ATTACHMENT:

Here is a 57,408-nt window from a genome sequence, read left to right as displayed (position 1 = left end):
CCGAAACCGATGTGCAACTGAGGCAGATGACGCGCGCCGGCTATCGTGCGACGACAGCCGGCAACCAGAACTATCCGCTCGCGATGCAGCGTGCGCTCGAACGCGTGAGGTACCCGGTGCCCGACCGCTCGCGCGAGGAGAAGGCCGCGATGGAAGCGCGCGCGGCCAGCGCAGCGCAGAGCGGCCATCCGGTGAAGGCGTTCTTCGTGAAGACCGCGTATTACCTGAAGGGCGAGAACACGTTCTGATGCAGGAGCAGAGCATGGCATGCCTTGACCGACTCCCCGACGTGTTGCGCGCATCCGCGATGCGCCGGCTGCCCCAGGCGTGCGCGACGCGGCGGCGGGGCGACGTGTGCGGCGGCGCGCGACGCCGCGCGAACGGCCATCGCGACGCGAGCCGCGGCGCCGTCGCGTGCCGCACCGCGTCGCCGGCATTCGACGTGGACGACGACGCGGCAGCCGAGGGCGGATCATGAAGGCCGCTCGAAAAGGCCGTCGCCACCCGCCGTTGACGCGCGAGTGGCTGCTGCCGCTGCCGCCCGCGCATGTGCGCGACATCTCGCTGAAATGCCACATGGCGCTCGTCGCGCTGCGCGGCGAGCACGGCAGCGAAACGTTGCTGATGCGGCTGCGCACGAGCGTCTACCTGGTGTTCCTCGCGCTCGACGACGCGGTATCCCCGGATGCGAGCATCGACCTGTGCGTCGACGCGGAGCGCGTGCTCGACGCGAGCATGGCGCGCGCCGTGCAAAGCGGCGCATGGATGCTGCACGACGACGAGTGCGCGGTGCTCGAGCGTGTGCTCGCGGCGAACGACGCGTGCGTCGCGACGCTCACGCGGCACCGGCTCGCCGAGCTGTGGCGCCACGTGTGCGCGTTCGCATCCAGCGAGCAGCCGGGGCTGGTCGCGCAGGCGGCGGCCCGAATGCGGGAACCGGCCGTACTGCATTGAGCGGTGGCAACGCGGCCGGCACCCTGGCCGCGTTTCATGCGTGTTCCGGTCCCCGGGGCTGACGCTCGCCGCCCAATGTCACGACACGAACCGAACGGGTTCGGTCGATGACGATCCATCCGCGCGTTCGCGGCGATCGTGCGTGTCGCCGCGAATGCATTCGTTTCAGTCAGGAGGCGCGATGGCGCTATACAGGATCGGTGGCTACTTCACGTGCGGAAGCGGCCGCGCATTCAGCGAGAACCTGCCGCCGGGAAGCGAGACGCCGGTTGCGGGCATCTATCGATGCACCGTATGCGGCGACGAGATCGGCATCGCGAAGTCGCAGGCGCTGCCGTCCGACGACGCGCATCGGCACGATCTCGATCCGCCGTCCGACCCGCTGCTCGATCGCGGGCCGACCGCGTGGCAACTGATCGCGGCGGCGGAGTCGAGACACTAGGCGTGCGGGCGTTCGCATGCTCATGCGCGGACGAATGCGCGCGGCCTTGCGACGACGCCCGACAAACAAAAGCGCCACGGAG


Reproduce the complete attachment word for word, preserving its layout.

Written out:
Here is a 57,408-nt window from a genome sequence, read left to right as displayed (position 1 = left end):
CCGAAACCGATGTGCAACTGAGGCAGATGACGCGCGCCGGCTATCGTGCGACGACAGCCGGCAACCAGAACTATCCGCTCGCGATGCAGCGTGCGCTCGAACGCGTGAGGTACCCGGTGCCCGACCGCTCGCGCGAGGAGAAGGCCGCGATGGAAGCGCGCGCGGCCAGCGCAGCGCAGAGCGGCCATCCGGTGAAGGCGTTCTTCGTGAAGACCGCGTATTACCTGAAGGGCGAGAACACGTTCTGATGCAGGAGCAGAGCATGGCATGCCTTGACCGACTCCCCGACGTGTTGCGCGCATCCGCGATGCGCCGGCTGCCCCAGGCGTGCGCGACGCGGCGGCGGGGCGACGTGTGCGGCGGCGCGCGACGCCGCGCGAACGGCCATCGCGACGCGAGCCGCGGCGCCGTCGCGTGCCGCACCGCGTCGCCGGCATTCGACGTGGACGACGACGCGGCAGCCGAGGGCGGATCATGAAGGCCGCTCGAAAAGGCCGTCGCCACCCGCCGTTGACGCGCGAGTGGCTGCTGCCGCTGCCGCCCGCGCATGTGCGCGACATCTCGCTGAAATGCCACATGGCGCTCGTCGCGCTGCGCGGCGAGCACGGCAGCGAAACGTTGCTGATGCGGCTGCGCACGAGCGTCTACCTGGTGTTCCTCGCGCTCGACGACGCGGTATCCCCGGATGCGAGCATCGACCTGTGCGTCGACGCGGAGCGCGTGCTCGACGCGAGCATGGCGCGCGCCGTGCAAAGCGGCGCATGGATGCTGCACGACGACGAGTGCGCGGTGCTCGAGCGTGTGCTCGCGGCGAACGACGCGTGCGTCGCGACGCTCACGCGGCACCGGCTCGCCGAGCTGTGGCGCCACGTGTGCGCGTTCGCATCCAGCGAGCAGCCGGGGCTGGTCGCGCAGGCGGCGGCCCGAATGCGGGAACCGGCCGTACTGCATTGAGCGGTGGCAACGCGGCCGGCACCCTGGCCGCGTTTCATGCGTGTTCCGGTCCCCGGGGCTGACGCTCGCCGCCCAATGTCACGACACGAACCGAACGGGTTCGGTCGATGACGATCCATCCGCGCGTTCGCGGCGATCGTGCGTGTCGCCGCGAATGCATTCGTTTCAGTCAGGAGGCGCGATGGCGCTATACAGGATCGGTGGCTACTTCACGTGCGGAAGCGGCCGCGCATTCAGCGAGAACCTGCCGCCGGGAAGCGAGACGCCGGTTGCGGGCATCTATCGATGCACCGTATGCGGCGACGAGATCGGCATCGCGAAGTCGCAGGCGCTGCCGTCCGACGACGCGCATCGGCACGATCTCGATCCGCCGTCCGACCCGCTGCTCGATCGCGGGCCGACCGCGTGGCAACTGATCGCGGCGGCGGAGTCGAGACACTAGGCGTGCGGGCGTTCGCATGCTCATGCGCGGACGAATGCGCGCGGCCTTGCGACGACGCCCGACAAACAAAAGCGCCACGGAG